On this day, July 17th, exactly 37 years ago, the deadliest structural failure in the United States of America occurred in my hometown. That summer evening in 1981 an unimaginable disaster took place inside the year-old Kansas City Hyatt Regency Hotel, which at the time was the tallest building in Missouri at 40 stories. The egregious mistake and how the Hyatt treated survivors and families of the victims is why I will never stay at a Hyatt hotel.
At 7:05 PM a swing-dance tune brought the crowd to the dance floor as spectators took to the skywalks to watch the festivities. The fourth-floor walkway was 45-feet above the ground level. It collapsed at the weight of having about 40 people on it and took with it the second-floor walkway which was suspended from it. The second-floor walkway was 15 feet above the floor and had around 20 people on it. There were about 1,600 guests at the luxury hotel for the Friday night tea dance, including my mother, who was 24. 114 people died. The youngest victim was an 11-year-old girl, Pamela Coffey. Over 200 suffered life-altering injuries, including my aunt, who was 26.
Some call the Hyatt Regency collapse a careless human error or an engineering oversight. Officially, the cause of the collapse is simply explained as a design flaw. A gross excuse for an event that took the lives of so many and left an entire community physically and mentally traumatized. No matter which way you look at it, the tragedy of the Kansas City Hyatt Regency Hotel was easily avoidable as the skywalks simply should have never been suspended from each other.
The original designs from the engineers of the Kansas City Hyatt Regency Hotel, Jack D. Gillum and Associates, suggested the use of support rods to suspend the walkways from the ceiling directly, which would have been the strongest option. Gillum has stated that he was trying to fast-track the project in order to meet the deadline. He has been quoted saying that the fatal design flaw could have been seen by “any first-year engineering student.”
The final design was approved haphazardly over the phone by a project engineer at the firm who apparently asked a technician to review the drawings. The technician didn’t perform full calculations on the new suspension connections, but just spot checks. The engineer of record didn’t personally check the calculations, but used his seal to sign off on the documents.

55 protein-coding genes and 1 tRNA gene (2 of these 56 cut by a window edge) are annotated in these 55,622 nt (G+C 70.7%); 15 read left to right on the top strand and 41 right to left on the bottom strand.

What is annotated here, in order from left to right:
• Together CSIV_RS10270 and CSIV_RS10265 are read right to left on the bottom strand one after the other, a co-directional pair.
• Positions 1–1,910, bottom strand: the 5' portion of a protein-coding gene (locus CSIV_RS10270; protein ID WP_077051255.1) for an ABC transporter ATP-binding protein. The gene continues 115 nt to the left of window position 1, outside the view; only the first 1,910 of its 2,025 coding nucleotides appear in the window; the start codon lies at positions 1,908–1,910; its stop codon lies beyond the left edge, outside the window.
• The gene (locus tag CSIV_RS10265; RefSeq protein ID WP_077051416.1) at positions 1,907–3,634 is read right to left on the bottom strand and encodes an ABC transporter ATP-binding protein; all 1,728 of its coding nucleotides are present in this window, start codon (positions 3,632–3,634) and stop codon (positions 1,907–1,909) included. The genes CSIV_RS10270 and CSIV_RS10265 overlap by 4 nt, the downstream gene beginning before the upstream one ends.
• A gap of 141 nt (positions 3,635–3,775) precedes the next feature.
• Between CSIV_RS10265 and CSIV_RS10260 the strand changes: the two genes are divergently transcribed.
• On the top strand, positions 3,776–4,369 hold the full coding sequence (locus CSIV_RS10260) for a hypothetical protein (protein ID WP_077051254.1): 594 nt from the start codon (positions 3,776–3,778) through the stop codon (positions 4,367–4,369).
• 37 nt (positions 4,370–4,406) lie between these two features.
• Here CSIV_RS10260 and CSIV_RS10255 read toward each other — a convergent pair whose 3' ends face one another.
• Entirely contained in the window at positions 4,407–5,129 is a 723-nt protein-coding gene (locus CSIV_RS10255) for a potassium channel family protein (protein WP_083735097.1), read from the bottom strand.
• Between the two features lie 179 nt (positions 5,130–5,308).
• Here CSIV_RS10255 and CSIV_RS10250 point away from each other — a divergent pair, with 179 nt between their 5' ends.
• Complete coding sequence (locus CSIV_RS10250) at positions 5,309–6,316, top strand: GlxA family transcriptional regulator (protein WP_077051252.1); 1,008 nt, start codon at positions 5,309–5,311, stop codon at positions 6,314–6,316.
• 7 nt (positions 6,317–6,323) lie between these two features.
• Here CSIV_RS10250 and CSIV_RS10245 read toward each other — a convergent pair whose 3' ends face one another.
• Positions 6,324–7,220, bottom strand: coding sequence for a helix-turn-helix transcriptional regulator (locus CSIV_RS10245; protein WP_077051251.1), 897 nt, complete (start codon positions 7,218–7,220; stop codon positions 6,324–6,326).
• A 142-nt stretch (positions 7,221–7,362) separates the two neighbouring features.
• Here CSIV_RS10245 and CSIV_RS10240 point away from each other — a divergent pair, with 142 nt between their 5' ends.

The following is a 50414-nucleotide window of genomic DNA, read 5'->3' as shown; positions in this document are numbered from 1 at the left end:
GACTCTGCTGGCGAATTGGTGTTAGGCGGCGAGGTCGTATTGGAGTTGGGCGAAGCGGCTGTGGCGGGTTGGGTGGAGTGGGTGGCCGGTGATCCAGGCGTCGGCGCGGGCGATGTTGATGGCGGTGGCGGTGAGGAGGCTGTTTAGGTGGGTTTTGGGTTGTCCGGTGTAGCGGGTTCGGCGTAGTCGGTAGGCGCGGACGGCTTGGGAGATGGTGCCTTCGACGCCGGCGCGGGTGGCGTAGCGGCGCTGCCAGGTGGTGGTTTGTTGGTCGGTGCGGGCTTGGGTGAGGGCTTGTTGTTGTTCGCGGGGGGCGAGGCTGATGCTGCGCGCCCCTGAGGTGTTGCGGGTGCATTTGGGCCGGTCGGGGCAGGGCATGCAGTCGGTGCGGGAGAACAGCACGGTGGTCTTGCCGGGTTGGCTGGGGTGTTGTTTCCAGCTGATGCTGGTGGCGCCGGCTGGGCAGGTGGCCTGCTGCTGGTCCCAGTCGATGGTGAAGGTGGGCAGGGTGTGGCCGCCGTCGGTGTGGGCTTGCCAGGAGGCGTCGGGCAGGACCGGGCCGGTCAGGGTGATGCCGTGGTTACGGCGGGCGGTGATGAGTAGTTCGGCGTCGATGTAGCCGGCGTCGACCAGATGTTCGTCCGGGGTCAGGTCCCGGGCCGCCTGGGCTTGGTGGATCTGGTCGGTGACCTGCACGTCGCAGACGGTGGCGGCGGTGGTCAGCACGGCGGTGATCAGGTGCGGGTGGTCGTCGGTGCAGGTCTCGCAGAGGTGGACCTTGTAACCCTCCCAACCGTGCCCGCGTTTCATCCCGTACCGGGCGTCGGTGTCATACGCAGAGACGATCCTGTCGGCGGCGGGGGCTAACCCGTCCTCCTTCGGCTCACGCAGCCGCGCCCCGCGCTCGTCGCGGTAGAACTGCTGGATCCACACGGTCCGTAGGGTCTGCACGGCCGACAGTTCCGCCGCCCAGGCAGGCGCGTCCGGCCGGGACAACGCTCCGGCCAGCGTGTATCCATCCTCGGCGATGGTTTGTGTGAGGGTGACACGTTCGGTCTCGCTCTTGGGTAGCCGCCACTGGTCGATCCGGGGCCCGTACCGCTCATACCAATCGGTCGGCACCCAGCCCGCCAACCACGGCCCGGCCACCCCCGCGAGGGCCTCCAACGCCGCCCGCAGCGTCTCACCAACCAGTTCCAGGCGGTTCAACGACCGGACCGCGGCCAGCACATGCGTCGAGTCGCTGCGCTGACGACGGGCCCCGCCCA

The new building plan was carried out and the second-floor walkway was suspended by rods from the upper walkway. The ‘design flaw’ here is that the fourth-floor walkway had to hold its own weight and the weight of the other walkway, therefore, doubling the stress on the upper walkway. The dangling walkways were secured to box beams with small nuts and washers, they didn’t use stiffener plates, which are steel support slates. According to the Kansas City Star, a worker had noticed a box beam bending when adding in drywall during the building phase and thought nothing of it. This massive engineering failure came crashing down that night in July 1981. When Gillum arrived at the scene he said he noticed the missing stiffeners immediately and that they would have prevented the collapse.
The fatal design change made the walkways capable of bearing just 21,400 pounds, while building code at the time required that the structures be able to hold 68,000 pounds. This entire design was in violation of the Kansas City building codes at the time. Yet, somehow an inspector approved the structure and it managed to stay intact for the Hyatt Regency Kansas City’s first year of business.